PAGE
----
Rather than face down Sinn Fein, the Secretary of State has reacted in a weak, and I must say, politically cowardly way. He has chosen to ignore what would be regarded as an essential requirement of any Minister or any party in the rest of the United Kingdom—to support the police in the execution of their duties. He has sent a message to Sinn Fein that he will facilitate its intransigence. In doing so, he makes the task of achieving devolution by the deadline of 24 November even more difficult. Oddly, he has made it clear that all Sinn Fein has to do is promise to support the police at some time in the future. But it does not have to practise that support for its members to become Ministers in Northern Ireland.

More worrying is the way in which the Administration seek to facilitate Sinn Fein when it comes to policing, especially in republican areas. The Administration are prepared to alter policing arrangements locally to facilitate the Sinn Fein-IRA version of community policing: policing that they control.

That brings me to the heart of what I want to say. In December, the Government issued a consultation document, “Draft Guidelines for Community-Based Restorative Justice Schemes”. There are 18 such schemes in Northern Ireland—four in what would be regarded as loyalist areas, mostly staffed by ex-paramilitaries and people who were involved with loyalist paramilitary groups, and 14 in republican areas, almost exclusively staffed by people who had associations with the IRA, of whom most have served time in prison for terrorist offences. Until now, the schemes have been financed mostly from America. The money was running out and the funding period coming to an end, and there were moves to try to bring the funding into the mainstream. That meant that there had to be guidelines on how the schemes would qualify for funding.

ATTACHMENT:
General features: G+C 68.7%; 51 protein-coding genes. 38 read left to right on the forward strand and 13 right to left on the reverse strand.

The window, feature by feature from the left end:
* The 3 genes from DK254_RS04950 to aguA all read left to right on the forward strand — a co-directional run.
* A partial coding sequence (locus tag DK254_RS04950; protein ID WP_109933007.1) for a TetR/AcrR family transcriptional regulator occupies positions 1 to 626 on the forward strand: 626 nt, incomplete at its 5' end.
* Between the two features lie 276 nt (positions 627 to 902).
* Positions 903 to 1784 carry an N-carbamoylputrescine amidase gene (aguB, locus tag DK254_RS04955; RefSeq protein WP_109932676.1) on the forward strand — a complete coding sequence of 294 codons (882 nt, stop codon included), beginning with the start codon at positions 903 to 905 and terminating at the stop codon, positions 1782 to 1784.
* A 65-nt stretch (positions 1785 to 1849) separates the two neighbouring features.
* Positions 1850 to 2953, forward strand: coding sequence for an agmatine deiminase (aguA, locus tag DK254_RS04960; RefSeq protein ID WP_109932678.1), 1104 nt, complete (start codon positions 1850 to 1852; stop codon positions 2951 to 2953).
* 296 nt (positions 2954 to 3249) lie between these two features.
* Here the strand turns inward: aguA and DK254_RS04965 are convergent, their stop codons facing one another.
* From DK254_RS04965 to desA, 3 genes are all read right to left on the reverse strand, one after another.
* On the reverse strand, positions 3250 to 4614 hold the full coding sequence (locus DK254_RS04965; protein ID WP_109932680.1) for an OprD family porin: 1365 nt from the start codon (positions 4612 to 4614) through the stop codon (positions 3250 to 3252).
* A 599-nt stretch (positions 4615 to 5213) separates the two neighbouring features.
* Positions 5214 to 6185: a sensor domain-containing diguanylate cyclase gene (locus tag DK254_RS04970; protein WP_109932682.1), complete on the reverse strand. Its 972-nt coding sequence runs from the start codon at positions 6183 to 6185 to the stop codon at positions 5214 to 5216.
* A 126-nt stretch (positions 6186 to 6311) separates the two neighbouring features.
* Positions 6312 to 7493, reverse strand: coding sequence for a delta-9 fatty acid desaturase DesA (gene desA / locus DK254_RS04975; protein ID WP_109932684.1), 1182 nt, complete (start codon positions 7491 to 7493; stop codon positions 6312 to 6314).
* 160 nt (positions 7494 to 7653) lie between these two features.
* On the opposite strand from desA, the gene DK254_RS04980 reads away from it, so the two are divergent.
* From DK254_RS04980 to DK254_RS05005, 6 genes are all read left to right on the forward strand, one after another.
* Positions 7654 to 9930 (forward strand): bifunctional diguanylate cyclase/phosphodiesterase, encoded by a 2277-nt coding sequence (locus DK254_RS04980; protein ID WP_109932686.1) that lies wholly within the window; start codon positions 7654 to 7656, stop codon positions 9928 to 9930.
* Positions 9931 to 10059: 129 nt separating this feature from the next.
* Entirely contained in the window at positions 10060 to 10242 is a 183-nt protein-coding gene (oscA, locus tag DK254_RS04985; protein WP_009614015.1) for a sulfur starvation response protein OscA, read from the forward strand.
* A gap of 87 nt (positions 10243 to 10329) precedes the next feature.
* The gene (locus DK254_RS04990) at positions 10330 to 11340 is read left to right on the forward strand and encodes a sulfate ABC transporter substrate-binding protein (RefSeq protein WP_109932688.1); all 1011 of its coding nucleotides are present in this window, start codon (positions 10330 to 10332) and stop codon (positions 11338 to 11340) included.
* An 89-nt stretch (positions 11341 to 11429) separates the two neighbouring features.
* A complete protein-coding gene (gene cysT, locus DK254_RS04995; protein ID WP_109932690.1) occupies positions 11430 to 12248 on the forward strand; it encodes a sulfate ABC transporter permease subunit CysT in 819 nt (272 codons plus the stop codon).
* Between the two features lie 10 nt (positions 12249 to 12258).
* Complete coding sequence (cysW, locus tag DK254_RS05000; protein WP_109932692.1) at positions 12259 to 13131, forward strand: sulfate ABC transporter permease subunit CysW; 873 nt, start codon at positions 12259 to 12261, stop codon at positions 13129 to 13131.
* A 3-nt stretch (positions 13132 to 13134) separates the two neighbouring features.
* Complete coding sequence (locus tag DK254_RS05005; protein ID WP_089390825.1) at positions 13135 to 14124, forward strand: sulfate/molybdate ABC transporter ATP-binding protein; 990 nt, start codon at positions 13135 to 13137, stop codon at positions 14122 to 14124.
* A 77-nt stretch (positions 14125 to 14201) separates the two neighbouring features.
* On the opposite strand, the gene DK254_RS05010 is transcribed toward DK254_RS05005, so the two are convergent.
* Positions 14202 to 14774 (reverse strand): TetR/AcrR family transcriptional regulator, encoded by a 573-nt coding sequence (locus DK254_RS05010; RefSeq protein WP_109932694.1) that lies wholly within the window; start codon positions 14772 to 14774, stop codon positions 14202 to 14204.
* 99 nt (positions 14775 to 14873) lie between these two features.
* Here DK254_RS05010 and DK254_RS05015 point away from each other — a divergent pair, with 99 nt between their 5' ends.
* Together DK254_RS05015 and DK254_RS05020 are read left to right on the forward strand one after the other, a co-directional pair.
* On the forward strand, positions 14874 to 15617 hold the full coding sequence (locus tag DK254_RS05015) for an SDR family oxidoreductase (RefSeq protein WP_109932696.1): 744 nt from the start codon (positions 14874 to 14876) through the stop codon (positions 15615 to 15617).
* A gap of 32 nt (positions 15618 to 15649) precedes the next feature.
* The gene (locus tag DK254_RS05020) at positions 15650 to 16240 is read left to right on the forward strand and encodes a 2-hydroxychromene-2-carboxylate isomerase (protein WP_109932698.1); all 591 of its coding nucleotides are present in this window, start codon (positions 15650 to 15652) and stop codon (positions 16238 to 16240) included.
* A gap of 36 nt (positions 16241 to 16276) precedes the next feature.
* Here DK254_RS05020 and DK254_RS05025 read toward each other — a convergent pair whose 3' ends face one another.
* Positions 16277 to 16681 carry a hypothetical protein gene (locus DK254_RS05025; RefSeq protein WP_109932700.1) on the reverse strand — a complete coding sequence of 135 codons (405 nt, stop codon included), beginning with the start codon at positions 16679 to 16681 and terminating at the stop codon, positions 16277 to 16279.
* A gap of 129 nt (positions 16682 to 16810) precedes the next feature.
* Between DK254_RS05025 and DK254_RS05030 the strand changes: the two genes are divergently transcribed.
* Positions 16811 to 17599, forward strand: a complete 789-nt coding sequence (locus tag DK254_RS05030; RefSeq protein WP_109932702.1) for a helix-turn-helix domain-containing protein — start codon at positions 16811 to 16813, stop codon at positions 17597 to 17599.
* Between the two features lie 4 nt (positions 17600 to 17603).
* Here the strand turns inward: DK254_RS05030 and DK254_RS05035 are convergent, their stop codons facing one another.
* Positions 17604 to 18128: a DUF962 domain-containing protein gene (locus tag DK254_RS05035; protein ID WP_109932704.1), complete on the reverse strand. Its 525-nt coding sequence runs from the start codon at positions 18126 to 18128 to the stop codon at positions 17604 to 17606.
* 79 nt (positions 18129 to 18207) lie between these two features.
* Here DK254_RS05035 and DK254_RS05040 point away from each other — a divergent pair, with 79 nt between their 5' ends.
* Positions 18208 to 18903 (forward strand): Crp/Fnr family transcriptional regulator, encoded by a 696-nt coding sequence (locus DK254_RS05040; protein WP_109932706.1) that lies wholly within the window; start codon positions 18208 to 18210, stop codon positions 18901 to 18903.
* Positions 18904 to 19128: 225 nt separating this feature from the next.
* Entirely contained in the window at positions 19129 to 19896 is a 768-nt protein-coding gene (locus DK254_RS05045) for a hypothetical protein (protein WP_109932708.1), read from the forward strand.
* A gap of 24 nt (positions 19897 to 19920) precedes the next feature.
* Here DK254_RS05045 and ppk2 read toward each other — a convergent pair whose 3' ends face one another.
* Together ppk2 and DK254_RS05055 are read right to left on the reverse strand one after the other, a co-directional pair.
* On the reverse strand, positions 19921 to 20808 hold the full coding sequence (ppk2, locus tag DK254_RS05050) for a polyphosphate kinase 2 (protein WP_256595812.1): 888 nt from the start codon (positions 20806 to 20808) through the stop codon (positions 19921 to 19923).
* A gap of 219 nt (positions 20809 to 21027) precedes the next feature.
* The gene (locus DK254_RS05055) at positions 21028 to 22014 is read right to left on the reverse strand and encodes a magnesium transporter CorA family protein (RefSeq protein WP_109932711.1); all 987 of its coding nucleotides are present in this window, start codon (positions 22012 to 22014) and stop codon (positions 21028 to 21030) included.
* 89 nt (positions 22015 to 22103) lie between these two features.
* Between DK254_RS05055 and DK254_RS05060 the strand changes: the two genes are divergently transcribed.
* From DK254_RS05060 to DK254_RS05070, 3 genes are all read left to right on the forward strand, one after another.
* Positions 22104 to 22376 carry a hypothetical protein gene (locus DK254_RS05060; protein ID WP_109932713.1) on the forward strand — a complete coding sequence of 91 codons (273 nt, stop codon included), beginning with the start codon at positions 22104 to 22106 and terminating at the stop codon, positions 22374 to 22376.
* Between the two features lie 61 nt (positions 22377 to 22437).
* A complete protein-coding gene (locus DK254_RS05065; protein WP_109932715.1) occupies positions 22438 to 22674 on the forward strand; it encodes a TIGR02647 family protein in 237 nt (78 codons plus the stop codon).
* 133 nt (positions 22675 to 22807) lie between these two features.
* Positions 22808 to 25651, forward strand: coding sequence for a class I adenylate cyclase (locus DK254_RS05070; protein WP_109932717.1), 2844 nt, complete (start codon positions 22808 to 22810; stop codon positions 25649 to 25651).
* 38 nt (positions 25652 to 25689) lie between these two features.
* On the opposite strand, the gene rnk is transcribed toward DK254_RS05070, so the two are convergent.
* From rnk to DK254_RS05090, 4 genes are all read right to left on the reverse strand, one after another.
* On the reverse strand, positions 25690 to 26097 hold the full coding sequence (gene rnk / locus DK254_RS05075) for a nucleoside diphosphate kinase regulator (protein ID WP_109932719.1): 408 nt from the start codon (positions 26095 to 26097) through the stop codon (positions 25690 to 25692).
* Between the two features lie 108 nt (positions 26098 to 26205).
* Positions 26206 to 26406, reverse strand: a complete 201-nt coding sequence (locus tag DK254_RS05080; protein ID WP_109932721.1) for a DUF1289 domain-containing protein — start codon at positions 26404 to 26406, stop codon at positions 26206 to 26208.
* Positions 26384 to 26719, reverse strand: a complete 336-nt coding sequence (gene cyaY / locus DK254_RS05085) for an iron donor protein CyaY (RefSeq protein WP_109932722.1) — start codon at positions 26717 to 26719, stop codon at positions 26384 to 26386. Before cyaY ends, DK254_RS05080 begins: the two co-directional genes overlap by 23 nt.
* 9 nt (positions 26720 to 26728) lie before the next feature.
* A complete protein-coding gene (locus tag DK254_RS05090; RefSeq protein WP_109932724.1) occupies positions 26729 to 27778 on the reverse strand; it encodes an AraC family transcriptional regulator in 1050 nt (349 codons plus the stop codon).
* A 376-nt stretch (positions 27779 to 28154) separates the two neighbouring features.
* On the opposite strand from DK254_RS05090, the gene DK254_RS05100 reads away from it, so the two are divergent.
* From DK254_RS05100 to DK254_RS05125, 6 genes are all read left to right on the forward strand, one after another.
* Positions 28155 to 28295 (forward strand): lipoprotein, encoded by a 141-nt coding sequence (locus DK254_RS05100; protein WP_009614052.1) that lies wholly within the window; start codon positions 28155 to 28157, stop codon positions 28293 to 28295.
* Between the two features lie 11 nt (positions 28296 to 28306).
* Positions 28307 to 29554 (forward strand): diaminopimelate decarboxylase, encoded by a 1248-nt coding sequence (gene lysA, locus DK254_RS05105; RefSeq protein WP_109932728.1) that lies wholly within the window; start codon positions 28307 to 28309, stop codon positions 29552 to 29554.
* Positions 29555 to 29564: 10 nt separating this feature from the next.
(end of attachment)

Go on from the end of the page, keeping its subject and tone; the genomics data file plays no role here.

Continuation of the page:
The idea is that the schemes deal with those who have committed offences in local areas. Victims report the incidents and those administering the scheme take action to administer punishment and, sometimes, to resolve the disputes by bringing victims and perpetrators together. However, the schemes are seen by many as an IRA court and an IRA police force. The hon. Member for Foyle (Mark Durkan) has described it as the lords of gangsterism becoming the law lords in those areas. The schemes give Sinn Fein considerable control over a local area, and since it neither recognises the legitimacy of the police nor co-operates with them, Sinn Fein is, in effect, an alternative police force in republican areas.

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I see the same happening in loyalist areas, and the schemes provide local Sinn Fein representatives, or indeed local representatives of one of the loyalist political parties, with considerable ability and strength. If there is a problem in an area, they refer the person and the perpetrators to a scheme that they control, and they get it sorted out. On one occasion in my council ward of East Belfast, someone came to me about people who were behaving antisocially next door to them. I went through all the normal channels—the environmental health department, the noise monitoring service, the police and social services—but still the behaviour went on. The lady met me in the road one day and said, “It’s okay, Sammy, I got it sorted out.” She named one of the people who sat with me on Belfast city council, and said, “I went to him. The boys came round and they sorted it out on Friday night.” Now, that undermines legitimate public representatives who do not have access to that kind of muscle. Secondly, it undermines the bodies set up by the state to do such jobs. That is why Sinn Fein wants that form of policing in republican areas. It gives it control, enables it to hold its grip on its communities and, in effect, gives it the power to police its own areas.